Civilization the Result of Compulsory Labor – George Fitzhugh, 1858 (Letter)

Civilization the Result of Compulsory Labor – George Fitzhugh, 1858

Gentlemen: You permit the discussion of sociological and all other scientific questions in your columns, provided it be
unattended with sectional or partisan spirit. I take advantage of your liberality to announce a very simple proposition,
which, if true, will go very far to allay all sections disrespect and ill feeling. No man or woman would produce by their
own labor their fine clothes, tine equipage, costly furniture, and magnificent residences. The laborers who produce the
luxuries of life never use or consume them. Part are produced by domestic slaves at the building of the master-far the
large portion by free laborers, compelled by skill and capital and their own wants, to produce them for the skillful and
rich. These laborers produce, by compulsory labor. luxuries for others, in order to procure necessaries for themselves.
If property were in common, artificial wants would cease, compulsory labor would cease, and each man laboring tbr
himself alone-would produce the merest necessaries of life. But for compulsory labor all men would become savages.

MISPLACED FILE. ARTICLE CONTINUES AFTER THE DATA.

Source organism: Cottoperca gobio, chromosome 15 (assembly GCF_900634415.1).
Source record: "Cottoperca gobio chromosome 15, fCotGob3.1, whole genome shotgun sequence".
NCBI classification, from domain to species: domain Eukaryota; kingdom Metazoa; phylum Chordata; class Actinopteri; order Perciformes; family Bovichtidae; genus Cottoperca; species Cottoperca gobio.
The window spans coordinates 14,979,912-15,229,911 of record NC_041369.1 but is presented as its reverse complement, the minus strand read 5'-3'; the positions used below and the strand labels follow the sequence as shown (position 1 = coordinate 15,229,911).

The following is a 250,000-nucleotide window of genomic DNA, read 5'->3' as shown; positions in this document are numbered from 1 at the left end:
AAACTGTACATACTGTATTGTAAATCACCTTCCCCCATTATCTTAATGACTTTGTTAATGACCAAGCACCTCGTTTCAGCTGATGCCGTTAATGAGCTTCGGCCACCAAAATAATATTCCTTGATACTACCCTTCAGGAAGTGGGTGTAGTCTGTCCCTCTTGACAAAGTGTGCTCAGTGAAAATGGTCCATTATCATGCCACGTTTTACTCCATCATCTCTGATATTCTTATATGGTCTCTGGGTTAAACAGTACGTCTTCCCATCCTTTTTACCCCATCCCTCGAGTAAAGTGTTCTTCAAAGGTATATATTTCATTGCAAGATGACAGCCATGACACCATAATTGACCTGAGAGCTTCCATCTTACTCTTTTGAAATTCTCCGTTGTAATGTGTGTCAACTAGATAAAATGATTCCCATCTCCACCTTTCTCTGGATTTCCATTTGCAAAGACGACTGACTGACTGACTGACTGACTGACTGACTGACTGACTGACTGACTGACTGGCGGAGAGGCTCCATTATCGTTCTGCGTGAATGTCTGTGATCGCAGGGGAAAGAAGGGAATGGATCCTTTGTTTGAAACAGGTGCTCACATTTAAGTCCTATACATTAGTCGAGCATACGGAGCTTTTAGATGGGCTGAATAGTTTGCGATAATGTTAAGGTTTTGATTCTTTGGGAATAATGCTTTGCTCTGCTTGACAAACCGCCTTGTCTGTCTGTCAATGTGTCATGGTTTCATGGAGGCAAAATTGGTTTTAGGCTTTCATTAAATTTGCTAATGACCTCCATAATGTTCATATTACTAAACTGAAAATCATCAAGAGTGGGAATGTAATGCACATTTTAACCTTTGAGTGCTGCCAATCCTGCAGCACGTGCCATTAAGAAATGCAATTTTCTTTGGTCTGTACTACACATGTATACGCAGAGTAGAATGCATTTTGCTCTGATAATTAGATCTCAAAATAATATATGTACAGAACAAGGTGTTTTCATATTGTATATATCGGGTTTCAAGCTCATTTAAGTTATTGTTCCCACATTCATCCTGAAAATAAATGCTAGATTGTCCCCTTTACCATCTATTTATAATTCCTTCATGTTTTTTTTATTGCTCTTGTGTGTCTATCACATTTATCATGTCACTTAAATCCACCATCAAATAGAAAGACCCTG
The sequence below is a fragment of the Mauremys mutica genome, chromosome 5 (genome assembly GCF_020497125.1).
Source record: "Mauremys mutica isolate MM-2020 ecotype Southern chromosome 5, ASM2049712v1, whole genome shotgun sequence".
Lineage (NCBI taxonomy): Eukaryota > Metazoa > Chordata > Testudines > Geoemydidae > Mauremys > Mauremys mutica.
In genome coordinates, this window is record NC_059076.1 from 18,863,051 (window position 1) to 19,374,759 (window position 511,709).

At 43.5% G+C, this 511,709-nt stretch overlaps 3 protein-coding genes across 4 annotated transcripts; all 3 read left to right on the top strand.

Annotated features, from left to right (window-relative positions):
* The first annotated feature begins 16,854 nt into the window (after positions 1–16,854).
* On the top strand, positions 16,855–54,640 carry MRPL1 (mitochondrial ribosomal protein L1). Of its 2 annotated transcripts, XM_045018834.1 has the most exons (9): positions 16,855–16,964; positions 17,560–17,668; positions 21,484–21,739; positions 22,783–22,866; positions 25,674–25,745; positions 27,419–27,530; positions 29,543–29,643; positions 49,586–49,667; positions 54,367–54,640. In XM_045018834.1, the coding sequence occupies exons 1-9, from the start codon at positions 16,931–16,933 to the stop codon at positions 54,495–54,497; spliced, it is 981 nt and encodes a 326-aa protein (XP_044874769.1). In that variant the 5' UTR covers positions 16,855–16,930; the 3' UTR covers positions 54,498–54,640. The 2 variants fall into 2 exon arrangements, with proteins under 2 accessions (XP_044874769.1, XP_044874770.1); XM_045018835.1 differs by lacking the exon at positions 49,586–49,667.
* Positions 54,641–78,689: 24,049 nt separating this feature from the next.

Now, compulsory labor is slavery, whether hunger, or cold, or nakedness, or the will of a master be the means of compulsion.
Our language is defective, all languages are defective in having no word to define exactly and precisely the social status
of laborers who are dependent on capitalists or property holders for employment and support. Southerners and northerners,
too, call it slavery to capital. This is correct, for slavery is a generic term, and includes every status of human subjection
or dependence. But we need a term more definite and specific that shall distinguish slavery to capital from domestic slavery;
for the latter is considered and felt to-be degrading and disgraceful under all circumstances, whilst the former, though liable
to abuse in dense populations. is not, in its nature and essence, a stigma of inferiority. Sociology is a new science, and will
require the invention of a great many new words. Aristotle complained more than two thousand years ago that there were
no words to express the social subjection of wives and children. There are none yet. Until invented, we are compelled to
speak of-slaves to capital, “slaves to parents,” and “slaves to husbands.” No sensible man will take exception to such
necessary expressions. – Geo. Fitzhugh

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